Sanitary products in schools
Period poverty is tackled
Every school in South Lanarkshire is to be supplied with sanitary products to support equality and ensure that no girl has to miss any of her education.
It comes a month after it was announced all schools in North Lanarkshire will be stocked with free sanitary products in a bid to tackle period poverty.
In what was understood to be a first for any local authority in Scotland, that move by North Lanarkshire ensured all pupils attending primary, secondary and additional support needs schools will have free access to the products.
Neighbouring South Lanarkshire has now followed suit and Councillor Collette Stevenson, South Lanarkshire Deputy Provost, said: “I am absolutely delighted to see this moving ahead.
“Schools, both primary and secondary, have received a supply of products that are to be made freely available to anyone who needs them, regardless of whether it’s for a one-off emergency or on a regular basis and, crucially, this includes allowing for school holidays.”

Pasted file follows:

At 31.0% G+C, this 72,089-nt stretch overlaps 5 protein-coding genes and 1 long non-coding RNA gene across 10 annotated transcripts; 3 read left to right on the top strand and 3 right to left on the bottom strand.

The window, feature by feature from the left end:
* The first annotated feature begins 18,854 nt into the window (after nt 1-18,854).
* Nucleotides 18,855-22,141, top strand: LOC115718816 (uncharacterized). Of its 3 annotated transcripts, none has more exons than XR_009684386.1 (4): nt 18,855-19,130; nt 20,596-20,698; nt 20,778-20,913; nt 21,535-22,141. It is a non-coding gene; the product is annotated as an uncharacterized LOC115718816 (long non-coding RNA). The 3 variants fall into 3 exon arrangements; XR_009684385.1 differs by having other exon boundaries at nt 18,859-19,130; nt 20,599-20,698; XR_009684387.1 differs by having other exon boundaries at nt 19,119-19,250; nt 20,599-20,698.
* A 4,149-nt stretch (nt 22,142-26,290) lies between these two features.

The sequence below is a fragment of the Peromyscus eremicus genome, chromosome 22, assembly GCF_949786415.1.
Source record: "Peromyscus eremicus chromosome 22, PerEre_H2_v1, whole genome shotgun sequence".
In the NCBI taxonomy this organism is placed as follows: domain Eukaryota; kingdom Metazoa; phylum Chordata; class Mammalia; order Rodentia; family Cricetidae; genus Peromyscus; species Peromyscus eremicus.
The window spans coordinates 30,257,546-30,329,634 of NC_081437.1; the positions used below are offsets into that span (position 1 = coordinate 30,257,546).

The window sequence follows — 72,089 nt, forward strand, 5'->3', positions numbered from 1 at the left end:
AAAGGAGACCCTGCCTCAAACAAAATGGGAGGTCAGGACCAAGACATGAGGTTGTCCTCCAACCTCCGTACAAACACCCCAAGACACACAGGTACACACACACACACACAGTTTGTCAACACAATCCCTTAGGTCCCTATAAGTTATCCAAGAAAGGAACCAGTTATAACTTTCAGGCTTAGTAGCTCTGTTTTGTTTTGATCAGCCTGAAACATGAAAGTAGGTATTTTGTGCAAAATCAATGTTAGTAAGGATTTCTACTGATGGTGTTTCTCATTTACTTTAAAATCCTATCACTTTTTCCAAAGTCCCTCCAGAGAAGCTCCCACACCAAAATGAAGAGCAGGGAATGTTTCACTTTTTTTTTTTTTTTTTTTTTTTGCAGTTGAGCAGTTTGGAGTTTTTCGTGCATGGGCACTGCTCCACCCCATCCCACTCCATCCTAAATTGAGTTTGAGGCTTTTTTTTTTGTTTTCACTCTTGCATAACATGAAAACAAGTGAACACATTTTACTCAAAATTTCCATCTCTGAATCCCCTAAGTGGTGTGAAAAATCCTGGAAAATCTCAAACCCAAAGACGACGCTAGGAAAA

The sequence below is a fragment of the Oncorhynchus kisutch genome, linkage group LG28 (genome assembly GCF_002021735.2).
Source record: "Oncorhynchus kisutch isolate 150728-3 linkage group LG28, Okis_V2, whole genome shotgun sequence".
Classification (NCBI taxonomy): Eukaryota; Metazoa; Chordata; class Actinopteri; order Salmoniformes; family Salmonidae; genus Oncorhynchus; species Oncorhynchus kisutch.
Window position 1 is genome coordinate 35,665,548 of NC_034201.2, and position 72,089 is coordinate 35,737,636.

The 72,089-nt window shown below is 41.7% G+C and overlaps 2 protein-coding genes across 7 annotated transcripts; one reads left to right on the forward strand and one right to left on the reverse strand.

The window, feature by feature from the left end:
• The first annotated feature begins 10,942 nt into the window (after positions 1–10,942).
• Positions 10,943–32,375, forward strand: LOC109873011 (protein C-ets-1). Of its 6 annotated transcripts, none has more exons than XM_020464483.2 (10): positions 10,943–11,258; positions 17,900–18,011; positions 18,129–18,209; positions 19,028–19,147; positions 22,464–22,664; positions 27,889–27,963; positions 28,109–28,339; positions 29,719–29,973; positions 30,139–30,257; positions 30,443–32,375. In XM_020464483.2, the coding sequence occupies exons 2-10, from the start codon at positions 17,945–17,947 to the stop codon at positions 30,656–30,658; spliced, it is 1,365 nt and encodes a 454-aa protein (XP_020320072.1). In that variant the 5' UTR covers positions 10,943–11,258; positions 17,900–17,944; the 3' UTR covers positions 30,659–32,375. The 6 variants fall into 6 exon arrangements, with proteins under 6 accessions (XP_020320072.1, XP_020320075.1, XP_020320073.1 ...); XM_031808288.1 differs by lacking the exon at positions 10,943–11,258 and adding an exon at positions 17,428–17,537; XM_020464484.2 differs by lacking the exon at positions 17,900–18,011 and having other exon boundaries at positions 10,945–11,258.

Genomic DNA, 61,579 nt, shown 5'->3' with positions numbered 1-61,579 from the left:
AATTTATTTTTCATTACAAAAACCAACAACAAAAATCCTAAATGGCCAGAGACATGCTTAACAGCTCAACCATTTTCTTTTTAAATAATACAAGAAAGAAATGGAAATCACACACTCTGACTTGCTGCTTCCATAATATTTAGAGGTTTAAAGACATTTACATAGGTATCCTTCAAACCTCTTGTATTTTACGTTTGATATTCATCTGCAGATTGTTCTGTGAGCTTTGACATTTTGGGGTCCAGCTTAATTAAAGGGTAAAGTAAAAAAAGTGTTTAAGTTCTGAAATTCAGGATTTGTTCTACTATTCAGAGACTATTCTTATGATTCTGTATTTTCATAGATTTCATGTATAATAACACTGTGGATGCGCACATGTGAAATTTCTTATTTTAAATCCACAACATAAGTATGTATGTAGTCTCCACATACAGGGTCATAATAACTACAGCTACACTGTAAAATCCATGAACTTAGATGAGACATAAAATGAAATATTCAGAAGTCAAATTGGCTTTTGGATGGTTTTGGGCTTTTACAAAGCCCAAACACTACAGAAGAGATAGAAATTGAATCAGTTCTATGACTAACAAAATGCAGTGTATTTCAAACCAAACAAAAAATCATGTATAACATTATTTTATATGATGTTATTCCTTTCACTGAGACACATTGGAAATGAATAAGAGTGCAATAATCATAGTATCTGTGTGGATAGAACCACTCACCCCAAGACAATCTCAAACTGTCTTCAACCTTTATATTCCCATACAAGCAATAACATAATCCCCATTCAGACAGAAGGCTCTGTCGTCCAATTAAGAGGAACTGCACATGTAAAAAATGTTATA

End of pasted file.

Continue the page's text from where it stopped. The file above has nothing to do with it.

Councillor Julia Marrs, the spokesperson for Youth at South Lanarkshire Council, added: “This is a commitment to support the equality, dignity and rights of young people to ensure that any lack of access to sanitary products does not impact on anyone’s ability to fully participate in education.”
Head of education at South Lanarkshire, Lynn Sherry, said: “We very much welcome this initiative in the interest of equality and opportunity for all.
“No young person should be held back from being able to access education.
“It is great to see that all schools in the area are working with pupils and staff to identify how best to make these products freely available while protecting their dignity and avoiding anxiety, embarrassment and stigma.”
The South Lanarkshire initiative is assisted by funding from the Scottish Government.
Chloe Carmichael, a member of the Scottish Youth Parliament, was also delighted to hear the news, and added: “This is something I have been working on for a long time.
“It is something that is really needed for many reasons, and so it is great to see it starting to become a reality to help girls with such an important matter.
“No one should suffer in this way, and hopefully now no one will.”
All schools are working with pupils
Supportcouncillor Julia Marrs (right) and head of education Lynn Sherry